Some points to remember: Unless otherwise indicated in the title of a published report, the "default" method of analysis is based on objective probability and the classical (Neyman-Pearson) theory of statistical inference. From the viewpoint of communicating scientific results to the public, often in media sound bites, objective probability seems to be the more suitable method. In any case, under many conditions the results are similar. But discoveries are not made by formula. Creative scientists know what is happening in their own field and entertain ideas in the context of their own views. Out of this may emerge something new after years of search and many blind alleys. Ethical concerns pertain to violation of the codes of research conduct and false reporting of results, whatever the claimed method of confirmation.

CHANCE AT THE HEART OF REALITY? From the great Aristotelian synthesis of antiquity to the late nineteenth century, physical determinism with strict causality was a basic assumption of science and philosophy. Chance was taken as a measure of ignorance, a lack of knowledge of the complex interaction of unknown causes. This changed with the theory of evolution, involving random mutation and natural selection, and was followed in the early twentieth century by the discovery of quantum mechanics and indeterminism at the fundamental level. According to Heisenberg's uncertainty principle, the position and momentum of elementary particles can be considered together only in terms of probabilities. These theories endow chance with a distinct identity, as an explanatory principle of effects without a cause.

Is chance then an intrinsic part of nature, a feature of reality? That was the Copenhagen interpretation of quantum theory, accepted by the majority of physicists, although it never became unanimous. Albert Einstein expressed his opposition in the famous statement: "God does not play dice with the universe." An alternative view is to differentiate between interaction in nature and the level of measurability in physics (Jaki 1986). But the acceptance of chance in quantum mechanics does not imply a lawless universe; the probabilities of the different states can be precisely measured, and on a macroscopic scale nature appears to follow deterministic laws. There is also the concept of contingent order: Events that may be random still obey a larger law; an example would be random mutation in biology, within the structure of Mendelian genetics.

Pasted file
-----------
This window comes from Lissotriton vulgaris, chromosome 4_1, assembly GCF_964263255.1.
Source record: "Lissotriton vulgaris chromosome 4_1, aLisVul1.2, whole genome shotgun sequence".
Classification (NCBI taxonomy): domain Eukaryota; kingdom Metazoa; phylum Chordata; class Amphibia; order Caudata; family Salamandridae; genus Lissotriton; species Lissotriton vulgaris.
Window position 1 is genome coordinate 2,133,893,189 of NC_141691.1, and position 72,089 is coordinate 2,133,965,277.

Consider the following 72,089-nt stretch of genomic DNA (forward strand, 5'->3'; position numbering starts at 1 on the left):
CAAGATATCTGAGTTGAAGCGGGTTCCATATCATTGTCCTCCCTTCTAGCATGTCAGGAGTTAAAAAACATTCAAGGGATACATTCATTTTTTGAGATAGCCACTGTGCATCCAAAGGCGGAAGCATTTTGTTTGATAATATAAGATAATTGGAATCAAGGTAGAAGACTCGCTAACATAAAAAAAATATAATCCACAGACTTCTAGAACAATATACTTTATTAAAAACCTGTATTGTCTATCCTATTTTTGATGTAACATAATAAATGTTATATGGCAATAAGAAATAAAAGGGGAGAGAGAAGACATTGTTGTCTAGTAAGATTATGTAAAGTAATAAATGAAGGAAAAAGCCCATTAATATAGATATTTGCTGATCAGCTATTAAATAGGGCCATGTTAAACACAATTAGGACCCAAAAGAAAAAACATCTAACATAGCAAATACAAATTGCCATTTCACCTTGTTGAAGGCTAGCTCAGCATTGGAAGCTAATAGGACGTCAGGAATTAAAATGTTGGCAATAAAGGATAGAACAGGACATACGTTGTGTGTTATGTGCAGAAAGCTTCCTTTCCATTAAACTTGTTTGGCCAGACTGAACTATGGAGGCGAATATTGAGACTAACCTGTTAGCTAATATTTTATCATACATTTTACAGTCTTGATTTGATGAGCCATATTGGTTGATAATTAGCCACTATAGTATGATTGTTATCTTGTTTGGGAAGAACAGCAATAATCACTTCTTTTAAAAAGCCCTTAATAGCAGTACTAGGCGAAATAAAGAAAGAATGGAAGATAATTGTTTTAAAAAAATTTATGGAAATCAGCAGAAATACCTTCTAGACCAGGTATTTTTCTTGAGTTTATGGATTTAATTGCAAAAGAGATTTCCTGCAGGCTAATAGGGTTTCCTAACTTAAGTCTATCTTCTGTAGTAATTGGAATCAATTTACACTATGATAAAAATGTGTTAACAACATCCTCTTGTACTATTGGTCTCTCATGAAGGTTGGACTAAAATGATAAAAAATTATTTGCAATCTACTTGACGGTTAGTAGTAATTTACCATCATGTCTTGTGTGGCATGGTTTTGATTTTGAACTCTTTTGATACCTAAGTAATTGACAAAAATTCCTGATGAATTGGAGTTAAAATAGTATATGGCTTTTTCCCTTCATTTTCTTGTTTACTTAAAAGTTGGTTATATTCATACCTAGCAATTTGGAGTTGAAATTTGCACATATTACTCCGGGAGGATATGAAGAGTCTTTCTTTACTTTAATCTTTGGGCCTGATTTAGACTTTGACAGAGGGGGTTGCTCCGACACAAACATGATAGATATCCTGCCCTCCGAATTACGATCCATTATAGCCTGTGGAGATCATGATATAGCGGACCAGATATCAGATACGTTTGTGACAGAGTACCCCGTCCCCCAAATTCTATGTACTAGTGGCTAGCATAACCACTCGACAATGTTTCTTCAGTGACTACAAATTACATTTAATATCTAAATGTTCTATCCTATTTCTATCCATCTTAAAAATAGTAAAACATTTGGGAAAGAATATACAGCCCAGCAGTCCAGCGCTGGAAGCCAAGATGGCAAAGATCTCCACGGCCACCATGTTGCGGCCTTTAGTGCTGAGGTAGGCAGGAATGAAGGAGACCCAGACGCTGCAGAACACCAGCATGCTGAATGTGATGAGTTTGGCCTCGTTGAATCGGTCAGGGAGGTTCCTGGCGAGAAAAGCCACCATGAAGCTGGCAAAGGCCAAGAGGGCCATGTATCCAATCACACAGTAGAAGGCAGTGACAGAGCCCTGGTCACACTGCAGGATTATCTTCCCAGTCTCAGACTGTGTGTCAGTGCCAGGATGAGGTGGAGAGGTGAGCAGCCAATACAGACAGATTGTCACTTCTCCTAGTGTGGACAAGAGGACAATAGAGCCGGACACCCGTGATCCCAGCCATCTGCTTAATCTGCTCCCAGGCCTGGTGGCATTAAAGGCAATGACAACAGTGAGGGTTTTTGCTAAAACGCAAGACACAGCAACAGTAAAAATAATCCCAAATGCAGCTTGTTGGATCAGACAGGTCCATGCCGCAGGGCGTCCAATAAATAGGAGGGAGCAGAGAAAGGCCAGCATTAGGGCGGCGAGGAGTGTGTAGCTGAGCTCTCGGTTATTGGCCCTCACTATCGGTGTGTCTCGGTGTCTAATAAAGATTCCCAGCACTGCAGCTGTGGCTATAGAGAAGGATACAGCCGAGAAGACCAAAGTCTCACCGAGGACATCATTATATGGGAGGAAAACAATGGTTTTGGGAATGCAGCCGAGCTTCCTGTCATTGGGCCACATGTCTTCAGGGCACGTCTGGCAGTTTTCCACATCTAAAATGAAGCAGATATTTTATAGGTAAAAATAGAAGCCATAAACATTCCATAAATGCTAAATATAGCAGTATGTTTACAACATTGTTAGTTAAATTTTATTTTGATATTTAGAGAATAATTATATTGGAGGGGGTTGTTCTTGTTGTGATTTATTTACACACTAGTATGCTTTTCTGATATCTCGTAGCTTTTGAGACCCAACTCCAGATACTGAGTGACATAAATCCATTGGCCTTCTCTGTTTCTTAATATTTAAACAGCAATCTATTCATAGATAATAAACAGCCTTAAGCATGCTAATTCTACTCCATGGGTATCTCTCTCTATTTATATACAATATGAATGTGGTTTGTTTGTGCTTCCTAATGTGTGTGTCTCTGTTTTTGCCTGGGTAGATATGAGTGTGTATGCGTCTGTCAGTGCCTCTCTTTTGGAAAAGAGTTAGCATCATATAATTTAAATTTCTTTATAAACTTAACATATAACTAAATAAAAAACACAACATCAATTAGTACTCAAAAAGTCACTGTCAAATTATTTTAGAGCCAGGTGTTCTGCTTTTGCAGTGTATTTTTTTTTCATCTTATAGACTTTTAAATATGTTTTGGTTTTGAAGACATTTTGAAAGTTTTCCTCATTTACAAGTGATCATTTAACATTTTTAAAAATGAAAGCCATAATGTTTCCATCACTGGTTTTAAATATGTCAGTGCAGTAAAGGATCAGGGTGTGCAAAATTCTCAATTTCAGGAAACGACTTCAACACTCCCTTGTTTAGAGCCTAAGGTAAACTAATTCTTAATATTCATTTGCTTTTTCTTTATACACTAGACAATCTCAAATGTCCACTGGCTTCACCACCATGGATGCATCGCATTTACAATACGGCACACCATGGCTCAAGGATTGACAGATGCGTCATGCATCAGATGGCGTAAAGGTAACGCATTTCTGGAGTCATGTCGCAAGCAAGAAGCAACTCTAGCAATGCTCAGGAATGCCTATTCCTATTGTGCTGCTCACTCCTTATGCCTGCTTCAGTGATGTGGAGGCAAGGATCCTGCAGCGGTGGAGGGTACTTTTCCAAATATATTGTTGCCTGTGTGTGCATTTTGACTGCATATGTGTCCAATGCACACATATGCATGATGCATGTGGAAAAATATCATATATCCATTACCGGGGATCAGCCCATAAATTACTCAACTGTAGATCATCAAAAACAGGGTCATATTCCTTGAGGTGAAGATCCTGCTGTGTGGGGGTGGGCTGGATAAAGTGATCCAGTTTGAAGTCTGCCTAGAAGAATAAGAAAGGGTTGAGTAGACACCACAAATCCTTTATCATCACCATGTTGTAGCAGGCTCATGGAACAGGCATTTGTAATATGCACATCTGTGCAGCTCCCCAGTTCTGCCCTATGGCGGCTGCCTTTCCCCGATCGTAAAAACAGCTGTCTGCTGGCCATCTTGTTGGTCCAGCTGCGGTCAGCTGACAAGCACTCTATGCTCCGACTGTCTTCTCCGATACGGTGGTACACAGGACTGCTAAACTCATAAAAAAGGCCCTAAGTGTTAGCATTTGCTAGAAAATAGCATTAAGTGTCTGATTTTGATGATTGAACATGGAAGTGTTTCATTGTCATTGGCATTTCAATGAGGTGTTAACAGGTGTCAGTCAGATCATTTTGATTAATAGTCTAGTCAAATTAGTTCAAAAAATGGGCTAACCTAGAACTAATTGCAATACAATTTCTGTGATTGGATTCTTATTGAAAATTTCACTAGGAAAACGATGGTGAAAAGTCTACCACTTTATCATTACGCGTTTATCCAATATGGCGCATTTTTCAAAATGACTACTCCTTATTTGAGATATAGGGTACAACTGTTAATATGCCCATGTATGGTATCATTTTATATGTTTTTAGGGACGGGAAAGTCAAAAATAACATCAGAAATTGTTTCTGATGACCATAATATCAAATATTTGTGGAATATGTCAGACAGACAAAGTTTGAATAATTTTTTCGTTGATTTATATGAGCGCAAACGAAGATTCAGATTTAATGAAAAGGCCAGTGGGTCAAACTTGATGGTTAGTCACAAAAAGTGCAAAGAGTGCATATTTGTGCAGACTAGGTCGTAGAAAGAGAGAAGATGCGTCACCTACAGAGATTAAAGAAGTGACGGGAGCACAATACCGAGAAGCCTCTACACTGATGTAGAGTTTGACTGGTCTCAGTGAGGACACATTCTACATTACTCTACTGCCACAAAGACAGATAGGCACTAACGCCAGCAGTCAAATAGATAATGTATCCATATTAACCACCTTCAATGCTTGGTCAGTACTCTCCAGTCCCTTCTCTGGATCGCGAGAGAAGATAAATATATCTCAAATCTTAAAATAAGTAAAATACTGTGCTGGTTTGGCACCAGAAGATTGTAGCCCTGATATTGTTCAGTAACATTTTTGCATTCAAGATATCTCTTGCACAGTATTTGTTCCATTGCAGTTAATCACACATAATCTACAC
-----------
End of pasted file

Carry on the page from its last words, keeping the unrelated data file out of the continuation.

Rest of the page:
Again, some points to consider: Training in physics at the doctoral level is required to appreciate the implications of quantum mechanics. The subject has no intuitive meaning for nonspecialists, and there is continued disagreement among physicists. Speculation on the nature of reality belongs to philosophy, even if done by physicists. Intrinsic to the intellectual motivation of working scientists is a philosophy of realism, the belief in an external world of order that is accessible to human inquiry. In this context chance remains a measure of uncertainty, and that is the relevant interpretation for the applied sciences and technology.